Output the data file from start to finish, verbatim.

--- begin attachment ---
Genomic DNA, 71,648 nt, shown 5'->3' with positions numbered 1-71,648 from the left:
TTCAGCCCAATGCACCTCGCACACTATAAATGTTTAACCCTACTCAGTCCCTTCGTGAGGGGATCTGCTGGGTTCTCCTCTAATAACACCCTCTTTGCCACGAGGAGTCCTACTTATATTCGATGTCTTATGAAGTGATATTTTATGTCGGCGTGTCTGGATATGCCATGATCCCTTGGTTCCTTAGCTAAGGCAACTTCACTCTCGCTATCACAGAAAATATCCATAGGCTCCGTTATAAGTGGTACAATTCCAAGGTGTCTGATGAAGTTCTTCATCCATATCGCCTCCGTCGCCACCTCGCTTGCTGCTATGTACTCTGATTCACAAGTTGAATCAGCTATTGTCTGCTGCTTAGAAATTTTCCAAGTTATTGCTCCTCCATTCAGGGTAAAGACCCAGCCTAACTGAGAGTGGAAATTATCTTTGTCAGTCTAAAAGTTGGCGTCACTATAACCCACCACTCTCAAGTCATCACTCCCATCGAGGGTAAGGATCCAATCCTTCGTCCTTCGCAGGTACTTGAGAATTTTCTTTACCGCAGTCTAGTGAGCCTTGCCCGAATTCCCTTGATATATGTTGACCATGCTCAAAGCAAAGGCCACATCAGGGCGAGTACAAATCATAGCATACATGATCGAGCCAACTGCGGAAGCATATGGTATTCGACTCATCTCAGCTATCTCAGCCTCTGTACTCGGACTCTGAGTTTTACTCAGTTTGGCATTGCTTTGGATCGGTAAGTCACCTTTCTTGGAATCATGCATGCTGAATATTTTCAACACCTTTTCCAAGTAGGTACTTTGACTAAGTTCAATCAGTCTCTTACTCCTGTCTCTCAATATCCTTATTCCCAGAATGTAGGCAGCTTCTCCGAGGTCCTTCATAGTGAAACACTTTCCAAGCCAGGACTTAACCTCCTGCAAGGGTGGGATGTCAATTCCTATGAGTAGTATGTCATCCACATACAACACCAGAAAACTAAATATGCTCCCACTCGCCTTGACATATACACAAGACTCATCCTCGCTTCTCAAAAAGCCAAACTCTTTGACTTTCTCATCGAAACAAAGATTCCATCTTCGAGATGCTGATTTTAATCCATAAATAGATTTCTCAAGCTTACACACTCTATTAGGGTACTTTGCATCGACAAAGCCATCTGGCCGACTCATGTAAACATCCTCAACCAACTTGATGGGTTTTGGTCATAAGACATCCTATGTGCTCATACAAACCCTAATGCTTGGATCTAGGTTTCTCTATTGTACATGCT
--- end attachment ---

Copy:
Genomic DNA, 71,648 nt, shown 5'->3' with positions numbered 1-71,648 from the left:
TTCAGCCCAATGCACCTCGCACACTATAAATGTTTAACCCTACTCAGTCCCTTCGTGAGGGGATCTGCTGGGTTCTCCTCTAATAACACCCTCTTTGCCACGAGGAGTCCTACTTATATTCGATGTCTTATGAAGTGATATTTTATGTCGGCGTGTCTGGATATGCCATGATCCCTTGGTTCCTTAGCTAAGGCAACTTCACTCTCGCTATCACAGAAAATATCCATAGGCTCCGTTATAAGTGGTACAATTCCAAGGTGTCTGATGAAGTTCTTCATCCATATCGCCTCCGTCGCCACCTCGCTTGCTGCTATGTACTCTGATTCACAAGTTGAATCAGCTATTGTCTGCTGCTTAGAAATTTTCCAAGTTATTGCTCCTCCATTCAGGGTAAAGACCCAGCCTAACTGAGAGTGGAAATTATCTTTGTCAGTCTAAAAGTTGGCGTCACTATAACCCACCACTCTCAAGTCATCACTCCCATCGAGGGTAAGGATCCAATCCTTCGTCCTTCGCAGGTACTTGAGAATTTTCTTTACCGCAGTCTAGTGAGCCTTGCCCGAATTCCCTTGATATATGTTGACCATGCTCAAAGCAAAGGCCACATCAGGGCGAGTACAAATCATAGCATACATGATCGAGCCAACTGCGGAAGCATATGGTATTCGACTCATCTCAGCTATCTCAGCCTCTGTACTCGGACTCTGAGTTTTACTCAGTTTGGCATTGCTTTGGATCGGTAAGTCACCTTTCTTGGAATCATGCATGCTGAATATTTTCAACACCTTTTCCAAGTAGGTACTTTGACTAAGTTCAATCAGTCTCTTACTCCTGTCTCTCAATATCCTTATTCCCAGAATGTAGGCAGCTTCTCCGAGGTCCTTCATAGTGAAACACTTTCCAAGCCAGGACTTAACCTCCTGCAAGGGTGGGATGTCAATTCCTATGAGTAGTATGTCATCCACATACAACACCAGAAAACTAAATATGCTCCCACTCGCCTTGACATATACACAAGACTCATCCTCGCTTCTCAAAAAGCCAAACTCTTTGACTTTCTCATCGAAACAAAGATTCCATCTTCGAGATGCTGATTTTAATCCATAAATAGATTTCTCAAGCTTACACACTCTATTAGGGTACTTTGCATCGACAAAGCCATCTGGCCGACTCATGTAAACATCCTCAACCAACTTGATGGGTTTTGGTCATAAGACATCCTATGTGCTCATACAAACCCTAATGCTTGGATCTAGGTTTCTCTATTGTACATGCT